Romans, Germans and Nazis…

Author:  Christopher Krebs

A Most Dangerous Book (184x274)History, given that it necessarily involves human beings, often travels in mysterious ways.  But some mysteries are more puzzling than others.  How did Tacitus, born in AD 56 and generally considered the greatest Roman historian of his time, end up as the centerpiece of the Nazi propaganda machine almost two millennia after his death?  While my knowledge of Roman historians is minimal, I know enough about World War II to at least find this question intriguing.  In A Most Dangerous Book, Christopher Krebs provides a surprisingly entertaining explanation, making sense of the seemingly inexplicable.

Krebs, a classics professor at Harvard, explores the background behind Tacitus’ most cited work, Germania, a history of the German tribes from the perspective of the Roman Empire, written around the turn of the 2nd century.  At the time, these tribes had acquired some notoriety due to their success at resisting the conquering efforts of the all-powerful and unstoppable empire, making this a topic of particular importance.  In his wide ranging monograph, Tacitus describes the Germans as noble and pure, but also barbaric and crude, providing much for future generations to capitalize on.  While the work is appropriately referred to as an early example of ethnography, it was entirely based on second-hand information as Tacitus never traveled north of the Alps.

The author then goes on to explain how this document barely managed to survive the Dark Ages, reappearing in the middle of next millennium where it was increasingly manipulated, edited and taken out of context to fuel the horrific fires of German nationalism and eugenics, becoming the holiest scripture in the Nazi religion.  Not surprisingly, its popularity has waned a bit since 1945.  Krebs leads the reader through this convoluted historical maze with remarkable agility, touching on much of European history in the process.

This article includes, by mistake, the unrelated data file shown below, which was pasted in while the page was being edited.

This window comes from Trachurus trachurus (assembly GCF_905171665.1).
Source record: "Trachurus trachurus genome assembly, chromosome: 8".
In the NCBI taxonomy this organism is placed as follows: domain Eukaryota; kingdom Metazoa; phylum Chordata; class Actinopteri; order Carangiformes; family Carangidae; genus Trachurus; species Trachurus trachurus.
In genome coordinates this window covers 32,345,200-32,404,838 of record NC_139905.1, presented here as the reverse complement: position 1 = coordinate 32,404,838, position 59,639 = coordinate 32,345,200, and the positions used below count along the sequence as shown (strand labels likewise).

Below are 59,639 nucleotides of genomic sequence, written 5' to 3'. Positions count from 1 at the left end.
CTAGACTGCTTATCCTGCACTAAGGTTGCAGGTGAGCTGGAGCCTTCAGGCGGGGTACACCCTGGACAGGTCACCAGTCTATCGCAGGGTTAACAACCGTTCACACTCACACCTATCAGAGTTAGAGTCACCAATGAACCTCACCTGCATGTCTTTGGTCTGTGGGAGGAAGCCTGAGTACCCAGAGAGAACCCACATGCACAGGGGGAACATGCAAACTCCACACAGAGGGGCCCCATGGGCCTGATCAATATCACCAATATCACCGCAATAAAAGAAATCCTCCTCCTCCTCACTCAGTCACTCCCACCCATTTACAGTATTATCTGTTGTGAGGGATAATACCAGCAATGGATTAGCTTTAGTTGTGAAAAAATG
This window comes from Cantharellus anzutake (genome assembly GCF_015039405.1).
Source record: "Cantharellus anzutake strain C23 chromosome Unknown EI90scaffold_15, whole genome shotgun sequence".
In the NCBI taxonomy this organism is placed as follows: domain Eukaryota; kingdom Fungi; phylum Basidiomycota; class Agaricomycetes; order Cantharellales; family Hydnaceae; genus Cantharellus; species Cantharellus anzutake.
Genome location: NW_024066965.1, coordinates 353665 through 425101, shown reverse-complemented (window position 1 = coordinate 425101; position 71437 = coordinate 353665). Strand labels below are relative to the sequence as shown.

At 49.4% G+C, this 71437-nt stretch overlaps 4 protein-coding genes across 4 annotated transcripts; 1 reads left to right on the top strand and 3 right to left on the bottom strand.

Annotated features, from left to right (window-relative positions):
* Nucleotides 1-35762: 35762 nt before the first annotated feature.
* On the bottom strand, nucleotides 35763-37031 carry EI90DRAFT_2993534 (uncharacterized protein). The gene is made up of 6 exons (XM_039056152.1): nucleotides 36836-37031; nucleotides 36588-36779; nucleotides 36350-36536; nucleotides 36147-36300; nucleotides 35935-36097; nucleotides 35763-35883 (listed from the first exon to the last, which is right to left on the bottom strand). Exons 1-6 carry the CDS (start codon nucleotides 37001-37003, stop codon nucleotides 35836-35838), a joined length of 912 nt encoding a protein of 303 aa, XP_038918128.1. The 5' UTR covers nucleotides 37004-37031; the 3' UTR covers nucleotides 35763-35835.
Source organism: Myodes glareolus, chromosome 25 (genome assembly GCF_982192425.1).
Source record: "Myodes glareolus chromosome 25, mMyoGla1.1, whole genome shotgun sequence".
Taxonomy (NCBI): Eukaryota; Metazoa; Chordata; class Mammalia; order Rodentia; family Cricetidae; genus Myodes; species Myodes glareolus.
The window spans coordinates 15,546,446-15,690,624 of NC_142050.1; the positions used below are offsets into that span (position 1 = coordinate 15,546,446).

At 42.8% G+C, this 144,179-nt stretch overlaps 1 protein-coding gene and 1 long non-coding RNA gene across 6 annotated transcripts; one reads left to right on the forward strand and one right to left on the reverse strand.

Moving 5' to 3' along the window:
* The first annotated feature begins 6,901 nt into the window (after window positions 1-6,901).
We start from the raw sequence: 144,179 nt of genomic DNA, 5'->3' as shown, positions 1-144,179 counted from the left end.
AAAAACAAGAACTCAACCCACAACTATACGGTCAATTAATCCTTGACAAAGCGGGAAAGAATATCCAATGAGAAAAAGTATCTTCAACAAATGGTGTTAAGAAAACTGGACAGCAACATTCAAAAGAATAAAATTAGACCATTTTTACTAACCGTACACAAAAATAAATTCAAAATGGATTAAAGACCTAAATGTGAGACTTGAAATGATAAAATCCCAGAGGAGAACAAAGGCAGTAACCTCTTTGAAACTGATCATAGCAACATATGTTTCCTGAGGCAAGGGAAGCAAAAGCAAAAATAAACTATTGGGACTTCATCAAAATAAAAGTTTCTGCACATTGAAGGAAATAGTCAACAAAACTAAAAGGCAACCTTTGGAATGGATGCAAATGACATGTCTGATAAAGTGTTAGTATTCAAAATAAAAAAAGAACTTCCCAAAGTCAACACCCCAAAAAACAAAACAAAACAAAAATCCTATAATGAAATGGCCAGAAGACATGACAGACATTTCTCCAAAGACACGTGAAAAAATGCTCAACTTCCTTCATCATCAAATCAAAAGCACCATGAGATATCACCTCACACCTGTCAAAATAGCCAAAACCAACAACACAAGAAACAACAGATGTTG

Without a doubt, this is not light reading.  But despite my lack of any expertise in the area, I really found Krebs’ work to be an entertaining and enlightening journey.  He doesn’t let his considerable professorial chops get in the way of telling a good story, letting the tension build as Heinrich Himmler grows increasingly orgiastic in his pursuit of Aryan purity.

In the end, A Most Dangerous Book is a detailed, entertaining and exhaustively researched look at one of the most effective and repulsive propaganda machines in the history of the world and provides a cautionary tale about the ways ordinary humans can be convinced to do terrible things.  While history is full of individuals who’ve found excuses to be evil without needing the words of an ancient Roman historian to help them, Krebs’ enlightening story provides a thought provoking example of the importance of an informed and skeptical citizenry.  Highly recommended for all history buffs.

— D. Driftless

Dave’s reviews of other books about the Roman Empire:

I, Claudius   /   Claudius the God   /   Julian

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